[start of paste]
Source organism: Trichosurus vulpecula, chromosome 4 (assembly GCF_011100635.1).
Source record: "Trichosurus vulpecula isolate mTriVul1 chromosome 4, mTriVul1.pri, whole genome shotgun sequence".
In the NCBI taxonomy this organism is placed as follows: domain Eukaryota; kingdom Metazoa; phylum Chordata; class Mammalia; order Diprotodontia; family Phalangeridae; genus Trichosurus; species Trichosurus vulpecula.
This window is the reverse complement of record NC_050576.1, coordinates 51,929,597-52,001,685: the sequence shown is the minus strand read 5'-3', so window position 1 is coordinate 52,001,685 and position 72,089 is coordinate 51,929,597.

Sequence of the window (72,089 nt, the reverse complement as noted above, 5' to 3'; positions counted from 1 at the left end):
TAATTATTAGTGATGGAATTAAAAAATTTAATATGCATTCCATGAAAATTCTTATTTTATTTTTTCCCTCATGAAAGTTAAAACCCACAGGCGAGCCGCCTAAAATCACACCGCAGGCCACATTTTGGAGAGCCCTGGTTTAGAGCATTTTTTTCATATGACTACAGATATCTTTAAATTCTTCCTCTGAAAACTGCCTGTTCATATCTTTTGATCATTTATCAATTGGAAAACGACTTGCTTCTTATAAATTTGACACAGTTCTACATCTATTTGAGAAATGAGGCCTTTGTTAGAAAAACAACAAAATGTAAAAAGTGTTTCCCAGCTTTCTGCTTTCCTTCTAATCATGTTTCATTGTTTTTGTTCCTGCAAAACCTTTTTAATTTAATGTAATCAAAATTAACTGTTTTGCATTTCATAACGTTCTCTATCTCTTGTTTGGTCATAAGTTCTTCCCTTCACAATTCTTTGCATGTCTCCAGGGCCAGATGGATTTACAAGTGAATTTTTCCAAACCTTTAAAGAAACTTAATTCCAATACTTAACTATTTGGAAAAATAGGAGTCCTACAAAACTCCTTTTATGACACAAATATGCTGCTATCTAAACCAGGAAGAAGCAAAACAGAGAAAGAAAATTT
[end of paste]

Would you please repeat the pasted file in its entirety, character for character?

Source organism: Trichosurus vulpecula, chromosome 4 (assembly GCF_011100635.1).
Source record: "Trichosurus vulpecula isolate mTriVul1 chromosome 4, mTriVul1.pri, whole genome shotgun sequence".
In the NCBI taxonomy this organism is placed as follows: domain Eukaryota; kingdom Metazoa; phylum Chordata; class Mammalia; order Diprotodontia; family Phalangeridae; genus Trichosurus; species Trichosurus vulpecula.
This window is the reverse complement of record NC_050576.1, coordinates 51,929,597-52,001,685: the sequence shown is the minus strand read 5'-3', so window position 1 is coordinate 52,001,685 and position 72,089 is coordinate 51,929,597.

Sequence of the window (72,089 nt, the reverse complement as noted above, 5' to 3'; positions counted from 1 at the left end):
TAATTATTAGTGATGGAATTAAAAAATTTAATATGCATTCCATGAAAATTCTTATTTTATTTTTTCCCTCATGAAAGTTAAAACCCACAGGCGAGCCGCCTAAAATCACACCGCAGGCCACATTTTGGAGAGCCCTGGTTTAGAGCATTTTTTTCATATGACTACAGATATCTTTAAATTCTTCCTCTGAAAACTGCCTGTTCATATCTTTTGATCATTTATCAATTGGAAAACGACTTGCTTCTTATAAATTTGACACAGTTCTACATCTATTTGAGAAATGAGGCCTTTGTTAGAAAAACAACAAAATGTAAAAAGTGTTTCCCAGCTTTCTGCTTTCCTTCTAATCATGTTTCATTGTTTTTGTTCCTGCAAAACCTTTTTAATTTAATGTAATCAAAATTAACTGTTTTGCATTTCATAACGTTCTCTATCTCTTGTTTGGTCATAAGTTCTTCCCTTCACAATTCTTTGCATGTCTCCAGGGCCAGATGGATTTACAAGTGAATTTTTCCAAACCTTTAAAGAAACTTAATTCCAATACTTAACTATTTGGAAAAATAGGAGTCCTACAAAACTCCTTTTATGACACAAATATGCTGCTATCTAAACCAGGAAGAAGCAAAACAGAGAAAGAAAATTT